Add the pot with the strawberries and calcium water to the stovetop and bring the mixture to a full boil over medium-high heat, stirring frequently to prevent burning.
Once the strawberries have reached a boil, add in the pectin and sugar combination. Stir well to combine.
Stir often, and bring the sweetened strawberries up to a boil once again. Once a full boil is reached, remove from the heat and skim any excess foam off the top of the berries.
Adding the Jam to Jars
Place a clean wide mouth funnel over the warm jars, and fill each jar to within 1/4 of the top. This is referred to as headspace, and ensures the jars seal properly. It’s okay to have a little more room that 1/4″, but not less room. If you overfill the jars they are far less likely to seal or stay sealed in storage.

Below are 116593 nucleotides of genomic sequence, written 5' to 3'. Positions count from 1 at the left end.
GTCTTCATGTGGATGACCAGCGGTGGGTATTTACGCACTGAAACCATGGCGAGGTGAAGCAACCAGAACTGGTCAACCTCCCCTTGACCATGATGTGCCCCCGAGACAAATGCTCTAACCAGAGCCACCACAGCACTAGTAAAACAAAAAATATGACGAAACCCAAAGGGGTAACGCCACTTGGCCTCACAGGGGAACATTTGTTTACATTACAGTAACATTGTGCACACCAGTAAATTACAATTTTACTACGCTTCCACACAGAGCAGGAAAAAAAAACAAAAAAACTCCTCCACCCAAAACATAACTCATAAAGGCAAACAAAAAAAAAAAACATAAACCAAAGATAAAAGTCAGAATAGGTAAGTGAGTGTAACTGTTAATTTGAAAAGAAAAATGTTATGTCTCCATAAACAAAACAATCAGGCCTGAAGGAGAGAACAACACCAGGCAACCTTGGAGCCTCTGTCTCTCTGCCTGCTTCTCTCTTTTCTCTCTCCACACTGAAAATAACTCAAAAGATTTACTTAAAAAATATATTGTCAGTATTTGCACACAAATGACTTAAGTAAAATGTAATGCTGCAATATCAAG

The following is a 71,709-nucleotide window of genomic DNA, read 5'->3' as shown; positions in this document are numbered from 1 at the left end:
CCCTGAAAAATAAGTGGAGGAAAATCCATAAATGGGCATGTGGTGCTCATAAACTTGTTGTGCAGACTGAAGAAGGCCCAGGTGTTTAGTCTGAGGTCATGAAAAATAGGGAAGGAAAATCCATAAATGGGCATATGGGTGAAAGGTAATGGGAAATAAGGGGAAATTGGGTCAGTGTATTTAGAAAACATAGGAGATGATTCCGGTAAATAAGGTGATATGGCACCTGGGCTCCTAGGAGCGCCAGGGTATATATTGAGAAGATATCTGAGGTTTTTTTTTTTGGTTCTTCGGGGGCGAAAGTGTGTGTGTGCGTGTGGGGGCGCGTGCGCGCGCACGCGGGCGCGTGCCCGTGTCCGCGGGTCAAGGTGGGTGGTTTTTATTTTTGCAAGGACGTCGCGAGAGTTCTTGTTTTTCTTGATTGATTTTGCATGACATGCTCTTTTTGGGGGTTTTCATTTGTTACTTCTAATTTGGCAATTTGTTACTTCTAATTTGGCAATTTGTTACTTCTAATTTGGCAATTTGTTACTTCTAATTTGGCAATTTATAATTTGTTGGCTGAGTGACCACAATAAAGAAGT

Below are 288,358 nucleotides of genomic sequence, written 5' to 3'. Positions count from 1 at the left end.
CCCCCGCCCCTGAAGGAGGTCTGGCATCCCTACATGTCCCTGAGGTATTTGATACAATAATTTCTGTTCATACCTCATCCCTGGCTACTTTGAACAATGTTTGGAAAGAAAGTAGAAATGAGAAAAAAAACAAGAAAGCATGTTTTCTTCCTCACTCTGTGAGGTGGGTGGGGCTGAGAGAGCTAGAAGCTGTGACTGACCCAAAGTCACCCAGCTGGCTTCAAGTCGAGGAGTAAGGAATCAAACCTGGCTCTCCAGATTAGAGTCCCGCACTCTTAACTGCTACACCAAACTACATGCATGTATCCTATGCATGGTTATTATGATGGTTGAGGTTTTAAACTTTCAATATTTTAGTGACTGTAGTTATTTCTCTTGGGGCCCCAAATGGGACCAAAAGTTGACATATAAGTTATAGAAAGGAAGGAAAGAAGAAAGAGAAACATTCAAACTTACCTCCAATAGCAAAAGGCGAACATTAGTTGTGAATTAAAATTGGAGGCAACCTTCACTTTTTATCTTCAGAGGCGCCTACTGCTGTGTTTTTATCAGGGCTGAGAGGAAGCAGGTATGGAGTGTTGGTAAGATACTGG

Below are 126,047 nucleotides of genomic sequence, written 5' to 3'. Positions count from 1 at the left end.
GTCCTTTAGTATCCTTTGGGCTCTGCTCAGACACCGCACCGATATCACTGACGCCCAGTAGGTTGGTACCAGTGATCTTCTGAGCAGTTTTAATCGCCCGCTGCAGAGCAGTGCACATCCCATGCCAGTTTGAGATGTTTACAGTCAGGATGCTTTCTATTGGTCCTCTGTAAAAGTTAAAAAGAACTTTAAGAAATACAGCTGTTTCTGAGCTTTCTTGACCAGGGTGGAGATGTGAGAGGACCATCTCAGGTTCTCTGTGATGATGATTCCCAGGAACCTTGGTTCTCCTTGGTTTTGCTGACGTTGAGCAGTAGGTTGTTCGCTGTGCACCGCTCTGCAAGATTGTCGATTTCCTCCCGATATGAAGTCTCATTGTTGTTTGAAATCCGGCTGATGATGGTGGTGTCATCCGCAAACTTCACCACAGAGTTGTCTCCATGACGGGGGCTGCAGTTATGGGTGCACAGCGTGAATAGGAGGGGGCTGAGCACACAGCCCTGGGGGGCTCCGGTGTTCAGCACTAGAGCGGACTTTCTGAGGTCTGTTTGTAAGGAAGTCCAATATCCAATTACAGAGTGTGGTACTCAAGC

If there are large air bubbles, remove them with a clean butter knife. This is done by sliding it down to the bubble and “popping” it so it floats to the surface.
The Canning Process
Wipe the rim of each jar with a clean towel or paper towel, ensuring there is no jam around the threads or rim, as this may impact sealing.
Use a magnetic lid lifter to place a clean, warm lid on each of the jars. Then, fit them with a canning ring until fingertip tight. You don’t want them to be very tight, as there will be no way for the air to escape.
Bring your water bath canner to a boil with enough water to cover the jars by at least 1-2″.